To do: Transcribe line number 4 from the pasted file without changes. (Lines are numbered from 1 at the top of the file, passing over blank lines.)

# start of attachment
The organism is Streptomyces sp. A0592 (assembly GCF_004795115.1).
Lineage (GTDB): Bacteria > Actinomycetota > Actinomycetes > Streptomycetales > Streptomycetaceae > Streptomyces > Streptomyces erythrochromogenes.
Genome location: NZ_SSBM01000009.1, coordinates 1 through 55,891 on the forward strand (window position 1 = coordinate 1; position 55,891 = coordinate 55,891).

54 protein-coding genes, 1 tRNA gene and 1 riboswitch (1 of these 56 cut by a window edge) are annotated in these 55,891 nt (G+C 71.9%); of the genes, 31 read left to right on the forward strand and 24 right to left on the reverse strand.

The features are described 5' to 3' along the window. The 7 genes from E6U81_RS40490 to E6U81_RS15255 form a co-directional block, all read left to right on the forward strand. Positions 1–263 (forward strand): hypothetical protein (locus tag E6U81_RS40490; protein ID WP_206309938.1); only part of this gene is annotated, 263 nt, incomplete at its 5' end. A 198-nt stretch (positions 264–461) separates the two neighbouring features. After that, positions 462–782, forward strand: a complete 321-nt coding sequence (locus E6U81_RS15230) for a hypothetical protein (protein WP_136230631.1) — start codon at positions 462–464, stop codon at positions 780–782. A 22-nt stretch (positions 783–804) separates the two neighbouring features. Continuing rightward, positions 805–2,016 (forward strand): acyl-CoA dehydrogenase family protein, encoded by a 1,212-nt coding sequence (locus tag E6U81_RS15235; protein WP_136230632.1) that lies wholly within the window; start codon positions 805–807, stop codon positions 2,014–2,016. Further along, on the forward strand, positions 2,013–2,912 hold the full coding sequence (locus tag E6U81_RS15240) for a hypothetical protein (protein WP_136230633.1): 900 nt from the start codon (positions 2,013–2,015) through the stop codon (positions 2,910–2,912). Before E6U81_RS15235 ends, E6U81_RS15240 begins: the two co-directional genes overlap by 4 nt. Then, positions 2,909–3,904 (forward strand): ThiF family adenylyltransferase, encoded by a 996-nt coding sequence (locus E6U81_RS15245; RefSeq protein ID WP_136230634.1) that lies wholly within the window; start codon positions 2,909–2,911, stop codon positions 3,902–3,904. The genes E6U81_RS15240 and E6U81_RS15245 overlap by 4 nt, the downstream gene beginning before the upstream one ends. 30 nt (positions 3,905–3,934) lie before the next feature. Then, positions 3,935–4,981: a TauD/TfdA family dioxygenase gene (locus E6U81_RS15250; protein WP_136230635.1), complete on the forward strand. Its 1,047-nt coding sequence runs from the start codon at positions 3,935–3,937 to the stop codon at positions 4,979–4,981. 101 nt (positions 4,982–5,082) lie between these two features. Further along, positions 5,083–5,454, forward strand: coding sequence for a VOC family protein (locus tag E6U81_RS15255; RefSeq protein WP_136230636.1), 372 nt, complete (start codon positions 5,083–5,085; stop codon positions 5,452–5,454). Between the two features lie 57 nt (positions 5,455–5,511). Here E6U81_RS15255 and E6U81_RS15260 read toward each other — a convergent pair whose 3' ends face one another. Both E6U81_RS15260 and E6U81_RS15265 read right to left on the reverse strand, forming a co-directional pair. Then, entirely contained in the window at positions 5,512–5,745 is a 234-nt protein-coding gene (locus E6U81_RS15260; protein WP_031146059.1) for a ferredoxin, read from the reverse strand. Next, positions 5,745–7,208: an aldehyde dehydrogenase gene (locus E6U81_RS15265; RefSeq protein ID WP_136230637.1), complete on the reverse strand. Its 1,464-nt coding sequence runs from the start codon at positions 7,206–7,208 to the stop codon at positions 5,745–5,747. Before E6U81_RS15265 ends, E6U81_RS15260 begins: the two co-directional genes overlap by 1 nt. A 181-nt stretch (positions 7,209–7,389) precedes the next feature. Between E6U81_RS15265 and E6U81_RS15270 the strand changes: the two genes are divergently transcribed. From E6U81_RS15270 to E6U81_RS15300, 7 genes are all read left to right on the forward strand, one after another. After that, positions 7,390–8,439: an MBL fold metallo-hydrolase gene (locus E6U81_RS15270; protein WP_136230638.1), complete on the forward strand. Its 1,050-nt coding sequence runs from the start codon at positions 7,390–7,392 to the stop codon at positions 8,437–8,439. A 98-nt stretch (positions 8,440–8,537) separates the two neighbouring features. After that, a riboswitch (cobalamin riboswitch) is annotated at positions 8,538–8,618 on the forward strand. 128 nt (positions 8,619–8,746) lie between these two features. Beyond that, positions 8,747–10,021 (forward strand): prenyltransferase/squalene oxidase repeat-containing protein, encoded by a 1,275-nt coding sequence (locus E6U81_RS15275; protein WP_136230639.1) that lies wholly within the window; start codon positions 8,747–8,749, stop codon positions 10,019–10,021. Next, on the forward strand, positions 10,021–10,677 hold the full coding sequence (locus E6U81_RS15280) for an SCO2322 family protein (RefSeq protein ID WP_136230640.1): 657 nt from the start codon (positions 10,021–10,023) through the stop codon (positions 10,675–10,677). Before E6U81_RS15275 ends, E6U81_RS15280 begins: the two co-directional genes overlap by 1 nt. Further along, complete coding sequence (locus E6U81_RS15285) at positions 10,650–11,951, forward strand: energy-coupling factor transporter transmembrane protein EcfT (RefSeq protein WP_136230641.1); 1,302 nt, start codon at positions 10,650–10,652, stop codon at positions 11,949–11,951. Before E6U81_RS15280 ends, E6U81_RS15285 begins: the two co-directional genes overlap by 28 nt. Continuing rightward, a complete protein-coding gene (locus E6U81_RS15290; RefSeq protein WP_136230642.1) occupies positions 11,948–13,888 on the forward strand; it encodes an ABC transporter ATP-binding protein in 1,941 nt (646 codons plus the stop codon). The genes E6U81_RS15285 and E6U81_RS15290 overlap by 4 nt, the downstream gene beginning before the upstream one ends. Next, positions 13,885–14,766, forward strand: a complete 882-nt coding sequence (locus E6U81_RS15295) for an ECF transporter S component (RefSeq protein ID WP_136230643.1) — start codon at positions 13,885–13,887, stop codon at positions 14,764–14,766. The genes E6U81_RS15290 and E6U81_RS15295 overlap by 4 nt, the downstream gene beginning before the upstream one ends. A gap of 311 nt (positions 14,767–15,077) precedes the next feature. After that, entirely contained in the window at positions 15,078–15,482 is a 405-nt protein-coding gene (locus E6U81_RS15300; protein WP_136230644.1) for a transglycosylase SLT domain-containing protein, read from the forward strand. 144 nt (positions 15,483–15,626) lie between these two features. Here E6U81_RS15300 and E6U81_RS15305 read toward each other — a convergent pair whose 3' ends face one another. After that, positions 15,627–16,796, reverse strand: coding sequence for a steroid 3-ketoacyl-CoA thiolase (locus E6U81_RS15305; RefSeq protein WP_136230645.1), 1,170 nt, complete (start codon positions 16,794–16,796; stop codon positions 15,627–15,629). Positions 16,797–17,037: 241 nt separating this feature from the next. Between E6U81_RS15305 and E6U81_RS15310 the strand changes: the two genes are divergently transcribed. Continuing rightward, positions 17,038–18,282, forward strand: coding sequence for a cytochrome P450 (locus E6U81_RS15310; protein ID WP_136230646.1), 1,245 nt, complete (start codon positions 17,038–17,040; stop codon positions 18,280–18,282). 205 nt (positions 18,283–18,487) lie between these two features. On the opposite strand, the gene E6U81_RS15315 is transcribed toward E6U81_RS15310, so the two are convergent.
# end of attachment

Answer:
54 protein-coding genes, 1 tRNA gene and 1 riboswitch (1 of these 56 cut by a window edge) are annotated in these 55,891 nt (G+C 71.9%); of the genes, 31 read left to right on the forward strand and 24 right to left on the reverse strand.